.get("/{id}").description("Find user by id").outType(User.class)
    .param().name("id").type(path).description("The id of the user to get").dataType("int").endParam()
    .to("bean:userService?method=getUser(${header.id})")

The body parameter type requires to use body as well for the name. For example a REST PUT operation to create/update an user could be done as:

<!-- this is a rest PUT to create/update an user -->
<put type="org.apache.camel.example.rest.User">
  <description>Updates or create a user</description>
  <param name="body" type="body" description="The user to update or create"/>
  <to uri="bean:userService?method=updateUser"/>
</put>

And in Java DSL

.put().description("Updates or create a user").type(User.class)
    .param().name("body").type(body).description("The user to update or create").endParam()
    .to("bean:userService?method=updateUser")

Vendor Extensions

The generated API documentation can be configured to include vendor extensions (https://swagger.io/specification/#specificationExtensions) which document the operations and definitions with additional information, such as class name of model classes, camel context id and route id’s. This information can aid developers and during trouble shooting. However at production usage you may wish to not have this turned on to avoid leaking implementation details into your API docs.

The vendor extension information is stored in the API documentation with keys starting with x-.

Not all 3rd party API gateways and tools supports vendor-extensions when importing your API docs.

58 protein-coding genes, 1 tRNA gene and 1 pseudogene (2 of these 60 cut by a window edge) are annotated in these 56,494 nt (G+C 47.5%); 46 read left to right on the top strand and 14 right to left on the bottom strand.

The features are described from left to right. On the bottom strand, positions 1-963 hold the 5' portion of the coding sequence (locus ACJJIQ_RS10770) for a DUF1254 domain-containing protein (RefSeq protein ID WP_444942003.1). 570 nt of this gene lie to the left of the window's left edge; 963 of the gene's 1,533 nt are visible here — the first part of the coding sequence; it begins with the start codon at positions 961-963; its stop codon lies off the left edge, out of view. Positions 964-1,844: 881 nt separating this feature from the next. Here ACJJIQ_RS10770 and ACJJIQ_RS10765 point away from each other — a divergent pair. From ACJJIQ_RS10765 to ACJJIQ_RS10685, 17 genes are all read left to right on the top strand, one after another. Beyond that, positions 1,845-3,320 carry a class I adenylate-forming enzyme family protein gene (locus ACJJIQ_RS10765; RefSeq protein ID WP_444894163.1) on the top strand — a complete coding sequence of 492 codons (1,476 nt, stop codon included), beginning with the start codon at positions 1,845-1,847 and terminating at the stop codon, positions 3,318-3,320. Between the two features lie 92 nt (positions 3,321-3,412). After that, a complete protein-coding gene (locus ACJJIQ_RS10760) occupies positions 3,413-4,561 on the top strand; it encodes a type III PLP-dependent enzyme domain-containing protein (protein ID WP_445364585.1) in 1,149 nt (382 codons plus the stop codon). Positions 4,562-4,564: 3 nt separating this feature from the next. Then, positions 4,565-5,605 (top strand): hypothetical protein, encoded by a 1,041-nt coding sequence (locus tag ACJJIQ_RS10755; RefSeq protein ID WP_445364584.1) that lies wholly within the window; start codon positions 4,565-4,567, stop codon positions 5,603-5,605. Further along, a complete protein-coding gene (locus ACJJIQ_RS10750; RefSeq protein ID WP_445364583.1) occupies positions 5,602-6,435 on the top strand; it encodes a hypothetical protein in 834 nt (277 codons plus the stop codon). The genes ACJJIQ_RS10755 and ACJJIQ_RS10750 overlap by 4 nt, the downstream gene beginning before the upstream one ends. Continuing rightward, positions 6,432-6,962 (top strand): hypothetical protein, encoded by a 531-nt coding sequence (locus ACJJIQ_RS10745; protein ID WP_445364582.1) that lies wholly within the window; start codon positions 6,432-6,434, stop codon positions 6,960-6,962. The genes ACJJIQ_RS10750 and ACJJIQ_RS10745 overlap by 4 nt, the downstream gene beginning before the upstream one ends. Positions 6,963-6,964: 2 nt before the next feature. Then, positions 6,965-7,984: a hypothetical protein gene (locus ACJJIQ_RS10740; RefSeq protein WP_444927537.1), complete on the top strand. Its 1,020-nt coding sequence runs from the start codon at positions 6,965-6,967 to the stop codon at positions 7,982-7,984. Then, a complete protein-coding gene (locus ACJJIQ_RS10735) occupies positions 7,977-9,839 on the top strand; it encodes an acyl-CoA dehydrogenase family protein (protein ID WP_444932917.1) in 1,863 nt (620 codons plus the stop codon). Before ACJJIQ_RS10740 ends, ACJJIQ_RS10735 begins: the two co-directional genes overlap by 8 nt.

The vendor extensions can be turned on RestConfiguration via the apiVendorExtension option:

restConfiguration()
    .component("servlet")
    .bindingMode(RestBindingMode.json)
    .dataFormatProperty("prettyPrint", "true")
    .apiContextPath("api-doc")
    .apiVendorExtension(true)
        .apiProperty("api.title", "User API").apiProperty("api.version", "1.0.0")
        .apiProperty("cors", "true");

And in XML DSL:

 <restConfiguration component="servlet" bindingMode="json"
                       apiContextPath="api-docs"
                       apiVendorExtension="true">

      <!-- we want json output in pretty mode -->
      <dataFormatProperty key="prettyPrint" value="true"/>

      <!-- setup swagger api descriptions -->
      <apiProperty key="api.version" value="1.0.0"/>
      <apiProperty key="api.title" value="User API"/>

</restConfiguration>

Supported API properties

The following table lists supported API properties and explains their effect. To set them use apiProperty(String, String) in the Java DSL or <apiProperty> when defining the REST API via XML configuration. Properties in bold are required by the OpenAPI 2.0 specification. Most of the properties affect the OpenAPI Info object, License object or Contact object.

Property

Description

api.version

Version of the API

api.title

Title of the API

api.description

Description of the API

api.termsOfService

API Terms of Service of the API

api.license.name

License information of the API

api.license.url

URL for the License of the API

api.contact.name

The identifying name of the contact person/organization

api.contact.url

The URL pointing to the contact information

api.contact.email

The email address of the contact person/organization

api.specification.contentType.json

The Content-Type of the served OpenAPI JSON specification, application/json by default

api.specification.contentType.yaml

The Content-Type of the served OpenAPI YAML specification, text/yaml by default